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Herding Dog Breeds: Discover 12 Of The Best

MJ Shaffer

Last Updated: May 22, 2023 | 11 min read | Leave a Comment

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Through the millennia, dogs have been integral parts of human society. The relationship between dogs and humans likely began as two mutually beneficial species that lived in proximity. As they became more intertwined by the need for food and safety, the human/canine bond has shaped the development of both species.

When humans began keeping domestic livestock, they needed predator control and a way to move herds of animals from one place to the next. There is some disagreement on which types of animals were first kept in herds. Some research suggests that around 11,000 years ago, early shepherds domesticated goats first and sheep soon after. In Southeast Asia, chickens were likely being kept at least 10,000 years ago.

Although the earliest canines kept with sheep and goats were likely livestock guardian-type dogs, the concept of dogs as shepherds’ helpers existed before the common era. Let’s learn their history and the best dozen breeds for herding jobs.

Herding Dog History

Around 4,000 years ago, evidence suggests domesticated dogs were acting as herding animals for their Shepherd’s flocks of sheep and goats. Herding breeds were recorded in Iceland as far back as the 13th Century. By the 1570s, Caius, in his writing on “Englishe Dogges,” discusses the role herding dogs filled for shepherds in England. He described a dog who worked alongside its handlers and was guided by the handler’s voice and whistle.

Herding dogs were initially developed to move sheep and goats but eventually were utilized on cattle. Cattle were larger livestock and required different strategies to get them to move. The “heeler” category of herding dogs was born out of this need.

Herding dogs work in roughly three different ways. There are drivers, musterers, and boundary herders. While we most typically think of dogs who drive a species in the desired direction when we think of herding dogs, the other two functions can be significant on large and small farms.

With that background info in mind, let’s take a closer look at the 12 best dogs that are born to drive.

Australian Cattle Dog

Australian Cattle Dog in Field Outside
The original cattlemen tried using English Smithfield dogs, but the dogs were ill-suited to the terrain.

One of the most popular herding dogs in the United States is the Australian Cattle Dog, also known as the Heeler. Depending on his coat color, he may go by the nickname Red or Blue Heeler. This rugged breed, popular with equestrians, was developed in Australia to help cattle ranchers manage their stock. Related to Australia’s wild Dingo, the ACD has been instrumental in developing the cattle industry in Australia.

They crossed the dogs with Dingoes for stamina and heat tolerance. Eventually, they blended into Scottish Highland Collie and Black and Tan Kelpie. As their nickname suggests, Heelers were created to push cattle in the desired direction by nipping at their heels. This style of dog is usually agile and low to the ground to duck quickly and avoid a kick to the head if a cow should take offense at his efforts.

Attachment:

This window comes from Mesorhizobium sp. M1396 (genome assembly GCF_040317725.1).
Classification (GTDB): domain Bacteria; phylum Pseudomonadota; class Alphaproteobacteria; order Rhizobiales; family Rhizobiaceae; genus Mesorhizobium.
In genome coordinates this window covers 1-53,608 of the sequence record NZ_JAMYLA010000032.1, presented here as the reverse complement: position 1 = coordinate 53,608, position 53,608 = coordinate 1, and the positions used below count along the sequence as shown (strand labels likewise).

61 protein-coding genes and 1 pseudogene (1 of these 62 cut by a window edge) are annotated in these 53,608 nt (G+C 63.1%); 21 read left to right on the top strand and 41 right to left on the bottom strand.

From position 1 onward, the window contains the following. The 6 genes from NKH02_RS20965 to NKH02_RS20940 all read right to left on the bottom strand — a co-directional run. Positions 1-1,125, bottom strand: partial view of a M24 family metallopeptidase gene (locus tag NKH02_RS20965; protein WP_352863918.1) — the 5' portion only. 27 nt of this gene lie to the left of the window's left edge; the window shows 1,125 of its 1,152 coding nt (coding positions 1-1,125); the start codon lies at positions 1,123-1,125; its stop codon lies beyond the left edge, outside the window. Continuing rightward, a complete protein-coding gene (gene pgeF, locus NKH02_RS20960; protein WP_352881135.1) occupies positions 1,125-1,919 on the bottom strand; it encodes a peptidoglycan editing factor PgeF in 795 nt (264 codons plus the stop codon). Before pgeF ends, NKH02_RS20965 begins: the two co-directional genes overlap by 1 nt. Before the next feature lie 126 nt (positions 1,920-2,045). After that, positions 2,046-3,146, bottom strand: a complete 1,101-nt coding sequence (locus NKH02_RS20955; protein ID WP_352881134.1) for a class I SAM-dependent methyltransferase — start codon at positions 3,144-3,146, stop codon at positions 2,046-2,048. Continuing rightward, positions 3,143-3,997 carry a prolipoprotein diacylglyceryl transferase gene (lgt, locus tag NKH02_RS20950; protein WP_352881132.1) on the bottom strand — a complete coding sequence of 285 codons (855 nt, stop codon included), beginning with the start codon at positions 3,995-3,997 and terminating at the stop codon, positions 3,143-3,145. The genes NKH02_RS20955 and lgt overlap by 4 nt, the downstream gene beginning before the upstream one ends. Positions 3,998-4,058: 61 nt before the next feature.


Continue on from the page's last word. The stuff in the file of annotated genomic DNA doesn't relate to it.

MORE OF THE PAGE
Australian Shepherd

Beautiful Dog with Ball in Its Mouth
The Australian Shepherd isn’t actually from Australia. It is a mix of breeds that originated in Australia.

The Australian Shepherd is another breed quite popular with farmers and livestock handlers. Although enthusiasts created the breed in the United States, its name comes from its association with Basque sheepherders who came to the United States from Australia in the 1800s. As Western-style riding increased in popularity after World War II, so did the Aussie. Rodeos, horse shows, movies, and television showed the breed to the general public, and farmers and ranchers found these intelligent and hardworking dogs a natural fit as working companions.

These farmers further refined the breed, and individuals were selected for their intelligence, herding ability, and striking colors. Modern Australian Shepherds have various shades and patterns from which to choose, including red, black, and both red and black merle. Australian Shepherds have become popular for herding abilities, good looks, and their talent as sporting dogs. They excel in such sports as flyball, frisbee, and agility.

Bearded Collie

Bearded collie
The Bearded Collie is a less common large dog breed with a long fluffy coat.

Bearded Collies, or “Beardies” as known to their fans, likely date back to the 1500s or before in Scotland. The prevailing theory is that Polish herding dogs like the Polish Lowland Sheepdog or Komondorok brought to Scotland may have formed the breed’s foundation. No written records have yet been discovered to offer insight into the origins of the type, but they were working dogs bred to handle the harsh Scottish environment and move herds of cattle and sheep for their drovers. Their energy, independence, and joie de vivre have changed little over the centuries.

By the 1700s, we have evidence that Beardies were not just working farmers’ dogs but also fashionable with the landed gentry. The style of painting in demand with this moneyed set reflected the subjects’ symbols of status and often included finely bred horses and dogs. Painters like Gainsborough and Reynolds portrayed wealthy Scottish clients with dogs resembling the Bearded Collie. World War I devastated the breed’s population, but the breed survived and now has become a family companion.

Border Collie

Close up image of tricolor border collie running in grass
The Border Collie is a herding dog that descended from Scottish shepherds’ dogs (aka Collies or “Colleys”).